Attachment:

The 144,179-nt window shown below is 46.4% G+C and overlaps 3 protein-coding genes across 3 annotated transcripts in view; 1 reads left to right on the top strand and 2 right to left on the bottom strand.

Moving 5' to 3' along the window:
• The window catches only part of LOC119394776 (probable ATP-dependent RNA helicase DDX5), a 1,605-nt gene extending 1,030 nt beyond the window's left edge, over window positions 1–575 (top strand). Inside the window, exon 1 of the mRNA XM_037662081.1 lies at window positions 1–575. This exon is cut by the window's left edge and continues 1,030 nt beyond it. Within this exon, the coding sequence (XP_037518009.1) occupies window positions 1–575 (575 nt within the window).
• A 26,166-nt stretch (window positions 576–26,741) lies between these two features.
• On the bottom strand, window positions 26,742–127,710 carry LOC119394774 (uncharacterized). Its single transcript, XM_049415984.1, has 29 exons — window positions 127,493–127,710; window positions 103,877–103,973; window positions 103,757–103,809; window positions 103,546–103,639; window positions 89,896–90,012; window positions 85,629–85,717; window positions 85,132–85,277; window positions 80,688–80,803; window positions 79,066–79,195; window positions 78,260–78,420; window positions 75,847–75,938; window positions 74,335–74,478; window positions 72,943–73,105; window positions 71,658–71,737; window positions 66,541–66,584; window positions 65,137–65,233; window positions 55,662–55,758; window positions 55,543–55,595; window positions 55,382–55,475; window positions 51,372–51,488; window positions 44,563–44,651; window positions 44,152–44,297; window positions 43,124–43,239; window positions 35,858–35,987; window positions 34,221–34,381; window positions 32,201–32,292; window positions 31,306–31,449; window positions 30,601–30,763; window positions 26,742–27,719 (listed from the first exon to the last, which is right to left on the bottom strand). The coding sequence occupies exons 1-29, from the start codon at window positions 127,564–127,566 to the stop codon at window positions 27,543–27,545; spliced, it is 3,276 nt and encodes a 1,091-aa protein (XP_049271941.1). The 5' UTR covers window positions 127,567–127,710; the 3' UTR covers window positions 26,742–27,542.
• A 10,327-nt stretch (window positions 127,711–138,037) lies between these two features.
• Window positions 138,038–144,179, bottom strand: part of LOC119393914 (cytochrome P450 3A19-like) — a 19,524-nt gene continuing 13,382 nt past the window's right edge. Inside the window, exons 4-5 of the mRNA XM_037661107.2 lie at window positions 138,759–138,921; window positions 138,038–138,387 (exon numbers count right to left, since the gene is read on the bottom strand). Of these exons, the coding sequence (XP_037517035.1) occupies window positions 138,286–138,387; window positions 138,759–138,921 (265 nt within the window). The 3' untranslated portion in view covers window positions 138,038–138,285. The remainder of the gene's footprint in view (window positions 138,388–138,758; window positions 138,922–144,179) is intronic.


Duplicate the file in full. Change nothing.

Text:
The 144,179-nt window shown below is 46.4% G+C and overlaps 3 protein-coding genes across 3 annotated transcripts in view; 1 reads left to right on the top strand and 2 right to left on the bottom strand.

Moving 5' to 3' along the window:
• The window catches only part of LOC119394776 (probable ATP-dependent RNA helicase DDX5), a 1,605-nt gene extending 1,030 nt beyond the window's left edge, over window positions 1–575 (top strand). Inside the window, exon 1 of the mRNA XM_037662081.1 lies at window positions 1–575. This exon is cut by the window's left edge and continues 1,030 nt beyond it. Within this exon, the coding sequence (XP_037518009.1) occupies window positions 1–575 (575 nt within the window).
• A 26,166-nt stretch (window positions 576–26,741) lies between these two features.
• On the bottom strand, window positions 26,742–127,710 carry LOC119394774 (uncharacterized). Its single transcript, XM_049415984.1, has 29 exons — window positions 127,493–127,710; window positions 103,877–103,973; window positions 103,757–103,809; window positions 103,546–103,639; window positions 89,896–90,012; window positions 85,629–85,717; window positions 85,132–85,277; window positions 80,688–80,803; window positions 79,066–79,195; window positions 78,260–78,420; window positions 75,847–75,938; window positions 74,335–74,478; window positions 72,943–73,105; window positions 71,658–71,737; window positions 66,541–66,584; window positions 65,137–65,233; window positions 55,662–55,758; window positions 55,543–55,595; window positions 55,382–55,475; window positions 51,372–51,488; window positions 44,563–44,651; window positions 44,152–44,297; window positions 43,124–43,239; window positions 35,858–35,987; window positions 34,221–34,381; window positions 32,201–32,292; window positions 31,306–31,449; window positions 30,601–30,763; window positions 26,742–27,719 (listed from the first exon to the last, which is right to left on the bottom strand). The coding sequence occupies exons 1-29, from the start codon at window positions 127,564–127,566 to the stop codon at window positions 27,543–27,545; spliced, it is 3,276 nt and encodes a 1,091-aa protein (XP_049271941.1). The 5' UTR covers window positions 127,567–127,710; the 3' UTR covers window positions 26,742–27,542.
• A 10,327-nt stretch (window positions 127,711–138,037) lies between these two features.
• Window positions 138,038–144,179, bottom strand: part of LOC119393914 (cytochrome P450 3A19-like) — a 19,524-nt gene continuing 13,382 nt past the window's right edge. Inside the window, exons 4-5 of the mRNA XM_037661107.2 lie at window positions 138,759–138,921; window positions 138,038–138,387 (exon numbers count right to left, since the gene is read on the bottom strand). Of these exons, the coding sequence (XP_037517035.1) occupies window positions 138,286–138,387; window positions 138,759–138,921 (265 nt within the window). The 3' untranslated portion in view covers window positions 138,038–138,285. The remainder of the gene's footprint in view (window positions 138,388–138,758; window positions 138,922–144,179) is intronic.